Performance Profiles


#1

I just got the announcement email, so I decided to play around a little.

Tried to enter a Piper Arrow. Put in P28R/G as the type. No go. Tried P28, which seemed to make the programmer happier.

Added enough data to make the programmer completely happy, created the airplane record.

Went to add performance, but no pre-stored performance was shown.

Did more or less the same thing with a 172, called it a C172, and got a match on performance data.

There is apparently no way to know, when performance data is not offered, whether it is not offered because it is not there or because I have not correctly guessed the syntax of a type designation that will match. PA-28R-200? PA-28R? P28? PA28? P28R? I don’t have the patience to engage in a guessing game with the programmers.

Ideally, there should be a pick list that contains only designations that will make the programmer happy.


#2

Good point, mitty. The type is probably “P28R” like you’d file IFR with. P28R/G is the type AND FAA equipment code.


#3

… probably …

You make my point for me very nicely. We shouldn’t have to guess.

From your comment, the program is apparently looking for the FAA flight plan designation. That list is not so long that it couldn’t be provided as a pick list, automatically narrowed as I type successive characters.

You’ve probably already thought about it, but the FAA designator/performance profile relationship is a one-to-many mapping. There are several different Arrows that use P28R, for example. 180hp, 200 hershey bar wing, 200 taper wing, and Turbo 200 that I can think of offhand. Lots of flavors of Cxyz performance too, of course. So you need a designator syntax that works for that.


#4

The list is about 2200 aircraft that we know of, so it’s a little difficult to provide. However, we definitely will be improving the interface. As far as different performance profiles for an aircraft code, that is handled already; you select the climb, cruise, and descent profile for the aircraft code that you want copied into your profile.


#5

The list is about 2200 aircraft that we know of

I was thinking of aopa.org/whatsnew/acdesig.html, which now that I look carefully, is around 600 type designations. But I’ll bet the 90/10-type rule applies. Maybe you can cover 90% of users with a 50-100 item pick list. From your database, you can test that idea in two minutes I’d guess.


#6

There’s a list of aircraft types that we have performance data available for in the FAQ.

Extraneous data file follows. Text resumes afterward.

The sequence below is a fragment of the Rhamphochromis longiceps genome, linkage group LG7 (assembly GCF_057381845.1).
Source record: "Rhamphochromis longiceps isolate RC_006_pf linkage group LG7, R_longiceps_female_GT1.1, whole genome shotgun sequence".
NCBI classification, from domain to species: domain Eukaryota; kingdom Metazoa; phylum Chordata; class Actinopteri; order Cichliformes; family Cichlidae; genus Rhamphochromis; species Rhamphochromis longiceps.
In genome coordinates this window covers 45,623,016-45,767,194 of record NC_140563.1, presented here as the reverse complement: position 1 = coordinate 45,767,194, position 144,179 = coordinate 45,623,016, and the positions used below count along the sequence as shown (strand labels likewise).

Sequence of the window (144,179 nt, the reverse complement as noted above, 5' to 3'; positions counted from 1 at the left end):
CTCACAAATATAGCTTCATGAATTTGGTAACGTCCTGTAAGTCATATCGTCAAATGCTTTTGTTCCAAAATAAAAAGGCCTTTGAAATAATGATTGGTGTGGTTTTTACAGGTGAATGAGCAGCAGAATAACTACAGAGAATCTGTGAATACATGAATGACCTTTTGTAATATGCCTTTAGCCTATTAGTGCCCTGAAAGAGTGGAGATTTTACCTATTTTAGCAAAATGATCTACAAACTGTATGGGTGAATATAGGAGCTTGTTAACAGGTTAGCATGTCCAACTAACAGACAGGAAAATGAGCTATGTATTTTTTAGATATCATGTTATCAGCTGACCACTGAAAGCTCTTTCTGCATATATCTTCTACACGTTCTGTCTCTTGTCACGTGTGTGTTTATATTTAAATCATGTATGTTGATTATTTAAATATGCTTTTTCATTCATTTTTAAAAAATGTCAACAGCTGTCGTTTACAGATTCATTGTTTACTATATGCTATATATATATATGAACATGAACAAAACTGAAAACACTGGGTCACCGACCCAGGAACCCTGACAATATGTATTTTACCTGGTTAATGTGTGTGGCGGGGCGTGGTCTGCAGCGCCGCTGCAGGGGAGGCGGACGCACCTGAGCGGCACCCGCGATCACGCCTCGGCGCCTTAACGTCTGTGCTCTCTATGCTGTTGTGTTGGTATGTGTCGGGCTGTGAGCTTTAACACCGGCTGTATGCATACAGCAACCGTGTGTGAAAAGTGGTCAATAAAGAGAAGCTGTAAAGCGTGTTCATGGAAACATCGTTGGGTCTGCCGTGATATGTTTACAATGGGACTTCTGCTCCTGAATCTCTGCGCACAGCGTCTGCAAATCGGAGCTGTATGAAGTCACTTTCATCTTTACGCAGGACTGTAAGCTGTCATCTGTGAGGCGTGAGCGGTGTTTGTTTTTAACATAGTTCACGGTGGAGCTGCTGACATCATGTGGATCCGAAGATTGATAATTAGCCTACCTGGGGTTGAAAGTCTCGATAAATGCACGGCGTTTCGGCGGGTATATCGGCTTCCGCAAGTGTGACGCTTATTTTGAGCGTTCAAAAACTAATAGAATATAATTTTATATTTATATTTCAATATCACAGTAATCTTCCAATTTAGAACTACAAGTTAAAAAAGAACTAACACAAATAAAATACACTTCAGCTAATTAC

#7

If this is the a/c you fly, I would think you wouldn’t have to guess at the type code needed for a flight plan.


#8

In some ways, while the “other type” information is useful, there should be a “subtype” field for the performance profiles.

For instance, the 182 entered in the system already is a (I’m guessing) “Q” Model 182. I fly a “T” model. The performance data is not the same, on the other hand, other than the fact that the weights are 2950 for the posted one and 3100 for mine, this would be very hard to distinguish.

Furthermore, not all aircraft have the “neat” 55, 65, 75 percent boxes in the performance. As there is no way to enter more advanced information, I’d need to do a fair amount of manual math to calculate the numbers for the 182T (sorry I don’t have a digital copy, my scanner is on the fritz).

In addition, some aircraft (DA40 for instance) separate power and speed into disperate sections, again, manual calculation would be required to derive the requested information.

Finally, I believe that performace id 1029 and 1030 illustrate a problem with the climb tables. 1029 is the proper time, distance, fuel used chart. 1030 is fuel burn, rate of climb speed chart. Obviously, a 182 does not burn 0.3 GPH at sea level in a climb (I promise, it doesn’t even idle on that little). At the same time, most books don’t provide fuel flow on the latter graph, and so this information would need to be manually synthesized from the former (see 182T POH 5-18 and 5-19).

~ Christopher

P.S. I Faxed you DA40 and C182T POHs. I’ll post them here for the board once the scanner is fixed.


#9

I cant get my profiles to stick for P46T meridian?


#10

If this is the a/c you fly, I would think you wouldn’t have to guess at the type code needed for a flight plan.

Possibly if you read the thread more carefully you would understand the issue.

jwriteclub, I have the same feeling about profiles. They are potentially quite a swamp. I have at least seven POHs here for airplanes that I fly and will scan and send them if I get serious about using this tool. DIY profiles look like far too much work. There are also QC issues if you cannot get a complete printed version of the online data to review and check off against the POH. Too many parameters, scattered too many places, for me to be confident about doing it on-screen. YMMV.

mduell, thanks for the point-out. The list is much smaller than I expected. No wonder I was having trouble getting a match. For no reason, probably, I assumed that you had data on a large number of common aircraft. I guess that will come.


#11

We’re using the aircraft description to describe the specific subtype.

We’ve distinguished between the two by displaying the description and we’ve also entered your 182T data.

We enter performance profiles as RPM/Manifold Pressure when we can, but when the POHs only have % Power we’ll enter that instead.

We deleted the erroneous profile 1030.

Thanks for sending those in, they’re both available online now.